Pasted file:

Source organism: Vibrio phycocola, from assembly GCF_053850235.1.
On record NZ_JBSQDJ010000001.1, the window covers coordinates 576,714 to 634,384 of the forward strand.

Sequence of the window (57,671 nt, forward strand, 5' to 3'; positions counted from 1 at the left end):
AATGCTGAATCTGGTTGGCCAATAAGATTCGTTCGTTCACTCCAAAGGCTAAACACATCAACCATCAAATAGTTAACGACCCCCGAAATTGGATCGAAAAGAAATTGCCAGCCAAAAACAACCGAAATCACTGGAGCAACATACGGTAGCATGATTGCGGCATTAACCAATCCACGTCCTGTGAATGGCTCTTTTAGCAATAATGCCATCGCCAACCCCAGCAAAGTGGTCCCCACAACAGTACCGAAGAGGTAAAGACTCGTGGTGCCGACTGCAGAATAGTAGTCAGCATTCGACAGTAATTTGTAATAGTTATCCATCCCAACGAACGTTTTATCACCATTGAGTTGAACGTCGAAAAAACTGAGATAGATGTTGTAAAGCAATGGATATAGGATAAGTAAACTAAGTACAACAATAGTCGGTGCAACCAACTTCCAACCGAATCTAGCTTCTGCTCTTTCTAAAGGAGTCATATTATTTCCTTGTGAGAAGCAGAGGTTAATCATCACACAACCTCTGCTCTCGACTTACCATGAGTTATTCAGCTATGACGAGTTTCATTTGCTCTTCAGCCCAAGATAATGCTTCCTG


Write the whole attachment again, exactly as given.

Source organism: Vibrio phycocola, from assembly GCF_053850235.1.
On record NZ_JBSQDJ010000001.1, the window covers coordinates 576,714 to 634,384 of the forward strand.

Sequence of the window (57,671 nt, forward strand, 5' to 3'; positions counted from 1 at the left end):
AATGCTGAATCTGGTTGGCCAATAAGATTCGTTCGTTCACTCCAAAGGCTAAACACATCAACCATCAAATAGTTAACGACCCCCGAAATTGGATCGAAAAGAAATTGCCAGCCAAAAACAACCGAAATCACTGGAGCAACATACGGTAGCATGATTGCGGCATTAACCAATCCACGTCCTGTGAATGGCTCTTTTAGCAATAATGCCATCGCCAACCCCAGCAAAGTGGTCCCCACAACAGTACCGAAGAGGTAAAGACTCGTGGTGCCGACTGCAGAATAGTAGTCAGCATTCGACAGTAATTTGTAATAGTTATCCATCCCAACGAACGTTTTATCACCATTGAGTTGAACGTCGAAAAAACTGAGATAGATGTTGTAAAGCAATGGATATAGGATAAGTAAACTAAGTACAACAATAGTCGGTGCAACCAACTTCCAACCGAATCTAGCTTCTGCTCTTTCTAAAGGAGTCATATTATTTCCTTGTGAGAAGCAGAGGTTAATCATCACACAACCTCTGCTCTCGACTTACCATGAGTTATTCAGCTATGACGAGTTTCATTTGCTCTTCAGCCCAAGATAATGCTTCCTG